As regards economics more needs to feature and be taught at Second level with Curriculum for Excellence in primary school.  This could be done in a practical way.  College of Food Technology  (who trained and employed a UK Master Chef) could send out a chef and an economist to assist in a school fund-raising project.  (N.B.  the Masterchef actually set up kitchens in the most deprived areas of the East End of London to encourage single parents how to cook on a very low budget.  Both women and men who attended, loved the classes).

In primary Sschools a good example of economics could be making and selling tablet (forget about dieticians for the moment!).  The Chef would get them to help him calculate how much tablet they would make, and also how to calculate cots and explain profit!  The Economist would show them how to plot the costs on a Supply and Demand diagram, and explain how equilibrium is reached.

When the children are involved in the production of something and encouraged to ask as many questions as they wish, they will lose any fear of the subject, and more importantly the vocabulary of economics will become part of their every day life!!

(Let’s hope the teachers would enjoy this experience too!)

At primary stages, within the Second level of Curriculum for Excellence, every school should receive visits from Further Education and University Heads of Departments.  The Colleges and Universities should have open days for children at this stage for children to visit and learn about the work of different departments, and what subjects would enable them to  be offered a place when they are old enough to attend.  Both the Glasgow School of Art, as well as the Conservatoire should be included.  There should be absolutely no mystery about attending further or higher education.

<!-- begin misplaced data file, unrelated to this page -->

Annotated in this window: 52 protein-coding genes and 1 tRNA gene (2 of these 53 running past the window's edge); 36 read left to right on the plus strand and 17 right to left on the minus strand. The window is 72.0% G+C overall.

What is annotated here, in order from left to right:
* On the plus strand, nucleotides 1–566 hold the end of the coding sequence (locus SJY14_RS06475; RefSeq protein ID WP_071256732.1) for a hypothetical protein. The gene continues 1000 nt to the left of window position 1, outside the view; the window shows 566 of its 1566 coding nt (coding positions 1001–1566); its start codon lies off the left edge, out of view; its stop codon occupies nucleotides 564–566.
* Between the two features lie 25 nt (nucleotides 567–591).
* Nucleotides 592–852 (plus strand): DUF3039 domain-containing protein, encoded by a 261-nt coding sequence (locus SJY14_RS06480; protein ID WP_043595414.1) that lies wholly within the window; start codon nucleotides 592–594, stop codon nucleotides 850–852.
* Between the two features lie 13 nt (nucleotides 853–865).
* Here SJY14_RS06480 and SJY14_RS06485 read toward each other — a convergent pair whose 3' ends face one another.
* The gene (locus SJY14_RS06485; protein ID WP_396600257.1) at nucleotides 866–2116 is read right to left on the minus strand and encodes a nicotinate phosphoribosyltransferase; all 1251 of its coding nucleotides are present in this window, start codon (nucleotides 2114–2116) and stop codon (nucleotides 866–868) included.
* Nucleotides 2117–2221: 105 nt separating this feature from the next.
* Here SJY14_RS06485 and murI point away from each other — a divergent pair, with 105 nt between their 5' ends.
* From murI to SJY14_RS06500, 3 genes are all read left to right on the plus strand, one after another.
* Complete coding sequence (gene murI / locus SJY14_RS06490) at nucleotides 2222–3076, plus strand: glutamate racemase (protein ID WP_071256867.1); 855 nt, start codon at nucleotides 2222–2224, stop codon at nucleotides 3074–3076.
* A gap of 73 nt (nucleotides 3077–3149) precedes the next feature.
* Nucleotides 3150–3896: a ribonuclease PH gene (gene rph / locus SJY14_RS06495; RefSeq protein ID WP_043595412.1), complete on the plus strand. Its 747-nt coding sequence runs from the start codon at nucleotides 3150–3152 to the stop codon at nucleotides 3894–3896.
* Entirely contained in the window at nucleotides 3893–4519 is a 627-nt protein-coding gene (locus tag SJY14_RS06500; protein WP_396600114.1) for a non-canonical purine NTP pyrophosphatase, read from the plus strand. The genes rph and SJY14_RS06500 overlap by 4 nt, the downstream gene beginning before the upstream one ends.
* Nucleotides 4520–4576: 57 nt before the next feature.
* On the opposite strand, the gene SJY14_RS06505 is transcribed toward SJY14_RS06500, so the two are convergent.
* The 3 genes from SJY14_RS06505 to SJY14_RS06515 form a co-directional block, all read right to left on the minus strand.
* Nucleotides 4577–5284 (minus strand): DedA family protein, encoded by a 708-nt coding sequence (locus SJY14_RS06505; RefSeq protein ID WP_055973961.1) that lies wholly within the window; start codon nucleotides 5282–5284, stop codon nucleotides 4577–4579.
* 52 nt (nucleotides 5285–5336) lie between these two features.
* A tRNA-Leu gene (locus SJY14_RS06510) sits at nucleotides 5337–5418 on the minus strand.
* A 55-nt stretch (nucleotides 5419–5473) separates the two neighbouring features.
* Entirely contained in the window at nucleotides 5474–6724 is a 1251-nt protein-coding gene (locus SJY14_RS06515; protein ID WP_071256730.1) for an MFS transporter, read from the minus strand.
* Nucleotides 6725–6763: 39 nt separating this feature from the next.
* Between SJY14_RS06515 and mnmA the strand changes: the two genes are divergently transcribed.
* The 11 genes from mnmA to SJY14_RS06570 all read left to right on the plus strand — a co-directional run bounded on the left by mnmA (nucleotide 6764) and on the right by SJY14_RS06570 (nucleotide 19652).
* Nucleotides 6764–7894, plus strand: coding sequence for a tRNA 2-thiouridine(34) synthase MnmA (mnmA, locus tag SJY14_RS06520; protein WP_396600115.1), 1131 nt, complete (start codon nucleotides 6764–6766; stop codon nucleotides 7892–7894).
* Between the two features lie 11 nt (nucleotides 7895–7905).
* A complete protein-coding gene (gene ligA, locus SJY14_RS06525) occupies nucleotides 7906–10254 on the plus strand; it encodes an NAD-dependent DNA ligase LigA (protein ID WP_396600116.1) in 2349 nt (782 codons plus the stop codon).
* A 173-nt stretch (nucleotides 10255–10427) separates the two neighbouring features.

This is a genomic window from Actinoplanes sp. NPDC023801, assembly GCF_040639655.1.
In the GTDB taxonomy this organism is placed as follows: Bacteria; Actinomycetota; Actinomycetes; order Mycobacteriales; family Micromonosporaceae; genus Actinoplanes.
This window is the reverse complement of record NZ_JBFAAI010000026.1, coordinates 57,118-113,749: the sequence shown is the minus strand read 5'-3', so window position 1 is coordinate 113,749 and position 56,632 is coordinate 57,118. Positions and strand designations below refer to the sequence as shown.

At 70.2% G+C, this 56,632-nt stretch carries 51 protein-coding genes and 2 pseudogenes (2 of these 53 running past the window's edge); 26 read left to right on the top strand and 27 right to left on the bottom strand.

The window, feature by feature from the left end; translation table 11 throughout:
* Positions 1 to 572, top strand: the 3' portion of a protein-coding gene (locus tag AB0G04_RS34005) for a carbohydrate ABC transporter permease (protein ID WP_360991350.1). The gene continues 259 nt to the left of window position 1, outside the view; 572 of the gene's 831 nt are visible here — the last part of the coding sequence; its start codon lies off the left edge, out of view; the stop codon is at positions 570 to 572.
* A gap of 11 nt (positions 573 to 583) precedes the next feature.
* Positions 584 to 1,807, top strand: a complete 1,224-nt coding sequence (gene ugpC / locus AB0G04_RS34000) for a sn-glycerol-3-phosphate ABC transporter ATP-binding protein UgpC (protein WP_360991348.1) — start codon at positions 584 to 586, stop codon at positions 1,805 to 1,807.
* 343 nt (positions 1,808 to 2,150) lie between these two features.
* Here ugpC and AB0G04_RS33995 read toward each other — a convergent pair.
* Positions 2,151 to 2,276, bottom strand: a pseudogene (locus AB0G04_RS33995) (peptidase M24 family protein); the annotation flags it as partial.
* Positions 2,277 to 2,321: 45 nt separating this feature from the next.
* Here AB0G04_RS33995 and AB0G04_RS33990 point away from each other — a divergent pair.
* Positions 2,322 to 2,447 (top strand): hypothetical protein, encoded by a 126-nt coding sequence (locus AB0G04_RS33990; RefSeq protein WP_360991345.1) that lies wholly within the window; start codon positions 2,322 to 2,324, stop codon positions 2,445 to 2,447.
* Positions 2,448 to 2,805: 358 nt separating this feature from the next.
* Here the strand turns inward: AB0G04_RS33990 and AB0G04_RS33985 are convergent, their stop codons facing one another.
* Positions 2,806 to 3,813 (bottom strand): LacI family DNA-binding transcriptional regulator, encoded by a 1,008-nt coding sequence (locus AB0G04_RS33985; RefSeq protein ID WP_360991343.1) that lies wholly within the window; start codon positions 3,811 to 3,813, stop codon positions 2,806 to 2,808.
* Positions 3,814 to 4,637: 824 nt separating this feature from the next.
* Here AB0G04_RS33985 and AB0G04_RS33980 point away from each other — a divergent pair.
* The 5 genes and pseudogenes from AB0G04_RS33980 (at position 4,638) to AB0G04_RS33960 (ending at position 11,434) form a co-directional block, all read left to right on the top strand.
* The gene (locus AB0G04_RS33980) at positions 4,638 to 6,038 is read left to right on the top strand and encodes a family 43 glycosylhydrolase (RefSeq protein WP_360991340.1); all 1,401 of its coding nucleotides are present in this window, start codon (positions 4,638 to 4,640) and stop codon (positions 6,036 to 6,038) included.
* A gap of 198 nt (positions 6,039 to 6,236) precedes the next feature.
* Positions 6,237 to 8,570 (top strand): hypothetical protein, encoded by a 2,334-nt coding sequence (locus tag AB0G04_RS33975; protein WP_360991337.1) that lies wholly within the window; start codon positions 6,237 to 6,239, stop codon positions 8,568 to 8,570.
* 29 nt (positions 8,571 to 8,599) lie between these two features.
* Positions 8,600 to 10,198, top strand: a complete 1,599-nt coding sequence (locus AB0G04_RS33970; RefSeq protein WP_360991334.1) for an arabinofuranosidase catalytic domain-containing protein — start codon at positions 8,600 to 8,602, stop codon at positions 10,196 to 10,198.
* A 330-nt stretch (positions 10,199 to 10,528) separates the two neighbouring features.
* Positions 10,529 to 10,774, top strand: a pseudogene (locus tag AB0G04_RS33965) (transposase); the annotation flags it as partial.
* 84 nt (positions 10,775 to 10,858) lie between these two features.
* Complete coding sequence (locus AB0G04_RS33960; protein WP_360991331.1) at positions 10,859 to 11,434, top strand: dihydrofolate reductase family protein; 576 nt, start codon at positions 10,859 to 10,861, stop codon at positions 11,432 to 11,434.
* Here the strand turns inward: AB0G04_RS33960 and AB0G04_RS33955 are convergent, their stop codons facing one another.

Once the pupils reach Secondary School  they can be taught about shifts of both demand and supply curves and what the result would be on prices and or quantity demanded and supplied and also on numbers employed( i.e. shift to right more employed shift to the left fewer employed.)

All Secondary School students could be taught a very basic circular flow diagram which introduces the government into the economy.  In second/third year, they could be taught how Government Taxation and Spending can either increase or decrease the circular flow of income.  This is the point when politics comes into play i.e. high taxation with no government spending can contract the economy and unemployment may begin to rise, but high taxation together with government spending can expand the economy (i.e. more jobs are created the economy).

To develop their understanding of how the above works, they can be introduced to a little economic history by looking at a chart of past increases in employment and conversely increases in unemployment and finding out what caused this to occur and explaining how this affects businesses and households alike.

It should also be explained to them that a lot of UK growth came directly as a result of UK membership of the European Union because businesses from all over the world opened offices in London (and some even opened factories n the UK so that they could trade both with UK and European Union free from tariffs).